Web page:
development, both economic and cultural, can be answered through an interdisciplinary,
global approach, through the implementation of a policy for tourism viewed as a cultural
policy for development.

We must be convinced that there is no inevitability about the kind of poorly designed
tourist development that has harmful consequences for the environment, the cultural
heritage and society and that makes an inadequate contribution to development. The
success of tourist policies that are economically effective and respectful of culture depends
in large measure on the political will of the elected authorities, the wisdom of investors and
managers, and the professionalism and motivation of the individuals working in the
businesses and services concerned.

This ambitious enterprise will be easier to manage when we, citizens and travellers, move
gradually from a passive attitude of respect for the heritage, as consumers of the heritage,
to an active approach as individuals responsible for the preservation of a lifestyle and a
region which does not belong only to the communities living there today but also to the
rest of humanity, present and future.

This kind of approach to tourism can help humanize the process of globalization, reduce
poverty and cultural tensions and build a world where the growing cultural interactivity –
owing to tourism in particular – fosters the diffusion of values shared by all humanity,
including respect for human rights and acceptance of the multiculturalism of societies as a
treasure.

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The ultimate aim of tourism, conceived as a cultural policy, should be the preservation and
promotion of cultural diversity. At the G8 meeting of the 8 richest countries in the world,
at Okinawa, July 2000, a communiqué was adopted stressing that "Cultural diversity is a
source of social and economic dynamism which has the potential to enrich human life in
the 21st century, as it inspires creativity and stimulates innovation". The G8 members
"welcome the work of relevant international organizations, in particular UNESCO, in this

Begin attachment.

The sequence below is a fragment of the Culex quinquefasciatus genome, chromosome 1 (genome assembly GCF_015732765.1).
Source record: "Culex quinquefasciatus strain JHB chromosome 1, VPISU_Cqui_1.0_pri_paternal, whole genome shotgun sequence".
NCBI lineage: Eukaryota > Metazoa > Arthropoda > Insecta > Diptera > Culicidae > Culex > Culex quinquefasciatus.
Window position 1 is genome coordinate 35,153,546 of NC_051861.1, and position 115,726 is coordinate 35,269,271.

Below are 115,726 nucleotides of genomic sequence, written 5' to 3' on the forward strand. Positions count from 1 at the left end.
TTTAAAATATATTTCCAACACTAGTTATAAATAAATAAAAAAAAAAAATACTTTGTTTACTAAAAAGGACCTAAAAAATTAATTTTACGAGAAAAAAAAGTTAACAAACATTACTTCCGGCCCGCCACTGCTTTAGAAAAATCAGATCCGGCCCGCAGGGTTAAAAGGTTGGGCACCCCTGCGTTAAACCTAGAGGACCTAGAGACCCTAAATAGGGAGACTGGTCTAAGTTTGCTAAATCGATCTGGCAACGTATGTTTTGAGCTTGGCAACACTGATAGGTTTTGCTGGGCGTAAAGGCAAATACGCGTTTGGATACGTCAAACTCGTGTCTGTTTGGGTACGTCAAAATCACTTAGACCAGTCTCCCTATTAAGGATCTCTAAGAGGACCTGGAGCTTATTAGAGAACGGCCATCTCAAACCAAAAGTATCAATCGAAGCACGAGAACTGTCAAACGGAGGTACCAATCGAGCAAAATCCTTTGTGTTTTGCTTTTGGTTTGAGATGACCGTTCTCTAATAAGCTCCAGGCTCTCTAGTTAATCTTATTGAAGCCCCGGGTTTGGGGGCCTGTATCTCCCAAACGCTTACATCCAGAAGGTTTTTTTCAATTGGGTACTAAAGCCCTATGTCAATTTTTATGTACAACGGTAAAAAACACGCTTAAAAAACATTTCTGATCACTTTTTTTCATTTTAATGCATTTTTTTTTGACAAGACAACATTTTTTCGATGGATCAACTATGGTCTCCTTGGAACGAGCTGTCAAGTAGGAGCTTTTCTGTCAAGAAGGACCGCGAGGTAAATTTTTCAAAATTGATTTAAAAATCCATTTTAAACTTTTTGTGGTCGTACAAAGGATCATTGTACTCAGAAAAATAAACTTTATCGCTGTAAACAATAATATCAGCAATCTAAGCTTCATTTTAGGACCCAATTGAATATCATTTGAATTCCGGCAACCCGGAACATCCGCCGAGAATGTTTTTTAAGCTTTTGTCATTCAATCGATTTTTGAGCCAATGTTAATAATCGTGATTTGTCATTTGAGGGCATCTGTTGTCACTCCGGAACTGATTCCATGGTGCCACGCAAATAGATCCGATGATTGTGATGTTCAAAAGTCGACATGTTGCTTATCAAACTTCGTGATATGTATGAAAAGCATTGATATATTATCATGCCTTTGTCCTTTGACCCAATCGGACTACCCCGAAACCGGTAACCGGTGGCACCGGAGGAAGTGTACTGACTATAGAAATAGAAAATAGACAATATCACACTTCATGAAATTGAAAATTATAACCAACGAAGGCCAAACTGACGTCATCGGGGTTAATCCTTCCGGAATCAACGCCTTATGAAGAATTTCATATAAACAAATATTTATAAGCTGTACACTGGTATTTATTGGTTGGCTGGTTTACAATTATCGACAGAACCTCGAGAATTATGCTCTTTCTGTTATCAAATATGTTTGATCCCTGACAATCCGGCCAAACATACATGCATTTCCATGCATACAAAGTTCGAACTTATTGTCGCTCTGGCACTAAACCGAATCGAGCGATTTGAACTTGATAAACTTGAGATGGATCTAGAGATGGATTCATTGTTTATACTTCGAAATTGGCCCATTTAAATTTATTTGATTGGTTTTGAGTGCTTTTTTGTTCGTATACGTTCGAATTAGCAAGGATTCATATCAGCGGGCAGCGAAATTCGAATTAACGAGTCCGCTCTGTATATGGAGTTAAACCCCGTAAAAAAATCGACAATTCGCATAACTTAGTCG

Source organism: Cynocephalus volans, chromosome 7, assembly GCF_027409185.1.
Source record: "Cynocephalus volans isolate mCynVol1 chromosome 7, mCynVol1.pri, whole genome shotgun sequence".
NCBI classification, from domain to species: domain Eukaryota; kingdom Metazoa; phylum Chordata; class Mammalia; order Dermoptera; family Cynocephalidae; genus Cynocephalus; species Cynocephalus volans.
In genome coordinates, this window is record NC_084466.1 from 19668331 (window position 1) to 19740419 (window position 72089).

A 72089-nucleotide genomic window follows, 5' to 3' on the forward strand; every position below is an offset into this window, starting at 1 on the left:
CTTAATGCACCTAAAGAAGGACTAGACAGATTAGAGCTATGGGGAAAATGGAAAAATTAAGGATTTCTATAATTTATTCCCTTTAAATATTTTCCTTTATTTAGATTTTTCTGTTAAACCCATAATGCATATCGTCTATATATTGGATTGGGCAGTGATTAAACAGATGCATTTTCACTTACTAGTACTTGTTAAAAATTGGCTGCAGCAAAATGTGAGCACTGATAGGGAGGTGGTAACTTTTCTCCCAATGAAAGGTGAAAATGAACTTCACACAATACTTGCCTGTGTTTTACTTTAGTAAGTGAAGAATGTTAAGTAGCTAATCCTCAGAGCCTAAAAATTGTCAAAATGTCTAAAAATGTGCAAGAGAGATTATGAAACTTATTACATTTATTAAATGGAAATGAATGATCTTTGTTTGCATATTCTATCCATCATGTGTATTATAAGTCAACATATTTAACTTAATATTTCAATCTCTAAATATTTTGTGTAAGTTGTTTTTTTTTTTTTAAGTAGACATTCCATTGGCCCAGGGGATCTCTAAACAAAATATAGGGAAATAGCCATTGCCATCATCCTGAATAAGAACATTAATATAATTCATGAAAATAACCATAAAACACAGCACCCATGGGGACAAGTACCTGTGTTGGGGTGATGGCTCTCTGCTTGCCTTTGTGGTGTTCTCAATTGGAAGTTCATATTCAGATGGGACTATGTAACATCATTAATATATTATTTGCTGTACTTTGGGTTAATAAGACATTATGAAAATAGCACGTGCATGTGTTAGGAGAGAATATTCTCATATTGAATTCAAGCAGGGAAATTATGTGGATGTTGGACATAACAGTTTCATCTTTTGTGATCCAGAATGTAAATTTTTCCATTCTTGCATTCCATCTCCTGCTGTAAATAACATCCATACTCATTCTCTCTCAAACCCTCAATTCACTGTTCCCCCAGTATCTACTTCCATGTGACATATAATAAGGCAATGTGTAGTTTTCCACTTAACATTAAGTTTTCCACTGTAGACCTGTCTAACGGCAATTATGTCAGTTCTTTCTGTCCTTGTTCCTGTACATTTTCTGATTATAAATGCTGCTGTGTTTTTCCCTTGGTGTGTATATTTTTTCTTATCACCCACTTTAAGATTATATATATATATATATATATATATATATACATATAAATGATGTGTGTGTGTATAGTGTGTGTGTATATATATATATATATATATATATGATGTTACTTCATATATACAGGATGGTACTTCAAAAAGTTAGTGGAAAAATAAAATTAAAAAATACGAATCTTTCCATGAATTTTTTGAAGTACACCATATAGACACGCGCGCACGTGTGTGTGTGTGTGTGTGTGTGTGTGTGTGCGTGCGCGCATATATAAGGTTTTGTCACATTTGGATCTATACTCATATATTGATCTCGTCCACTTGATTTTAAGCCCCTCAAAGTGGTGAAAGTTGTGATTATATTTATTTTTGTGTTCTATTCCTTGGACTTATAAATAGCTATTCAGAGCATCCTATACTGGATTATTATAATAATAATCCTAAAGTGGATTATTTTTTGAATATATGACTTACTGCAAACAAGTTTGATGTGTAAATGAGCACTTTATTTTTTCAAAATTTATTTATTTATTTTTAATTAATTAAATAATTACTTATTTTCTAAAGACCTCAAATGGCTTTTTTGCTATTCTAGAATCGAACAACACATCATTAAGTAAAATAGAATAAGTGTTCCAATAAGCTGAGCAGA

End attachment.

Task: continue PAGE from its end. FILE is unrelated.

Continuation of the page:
field".

UNESCO is willing to cooperate with other intergovernmental organizations - the World


Tourism Organization in particular - with States, with businesses and with associations on
projects designed to win support for the kind of tourism that contributes to the preservation
of cultural diversity, and brings with it cultural expansion, economic development and
peace.
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66
ANGKOR WAT - THE PILLAR OF THE
CAMBODIAN TOURISM INDUSTRY9

Excellencies,
Distinguished Delegates,
Ladies and Gentlemen,

It is my great pleasure to stand before you today and share with you the presentation on
“Angkor Wat – the Pillar of the Cambodian Tourism Industry”.

National Tourism Policy


Tourism is one of Cambodia’s largest and most important industries. The Royal
Government strategy is to position Cambodia as a leading "Culture and Nature Tourism
Destination". Our tourism development policy is formulated to develop tourism in a
sustainable manner so it will provide economic and social development, protect our natural
environment and preserve and present our distinctive culture and heritage.

Cambodia Tourism Development


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The main tourism areas in Cambodia are:

· Phnom Penh the capital city and its surrounding, which include the Royal Palace,
the Silver Pagoda, the National Museum, Toul Sleng Museum, Udong, Tonle Bati,
Phnom Chiso, the Mekong River.

· Siem Reap, home of Cambodia's famous Angkor Wat complex is the main tourism
draw card and the most visited place in Cambodia. The ancient World Heritage listed
Angkor Wat temples have played a key role for over 1000 years. Today they still
present some of the greatest challenges and opportunities for cultural tourism and the
international community.

· Sihanouk Ville, which is the premier beach resort, Keb coastal zone and eco-
tourism in the north-east provinces, Ratanakiri, Mondulkiri & Stoeung Treng.

Achievements and challenge

30 years of war and turmoil have left Cambodia a shattered country. In these circumstances
it is a great challenge that Cambodia has been developing tourism to restore the economy.
Tourism in Cambodia has been able to attract and maintain an average of 20% increase per
year in tourist arrivals between 1993 to 1997.

According to the statistics, the international tourist arrivals to Cambodia by air in 1999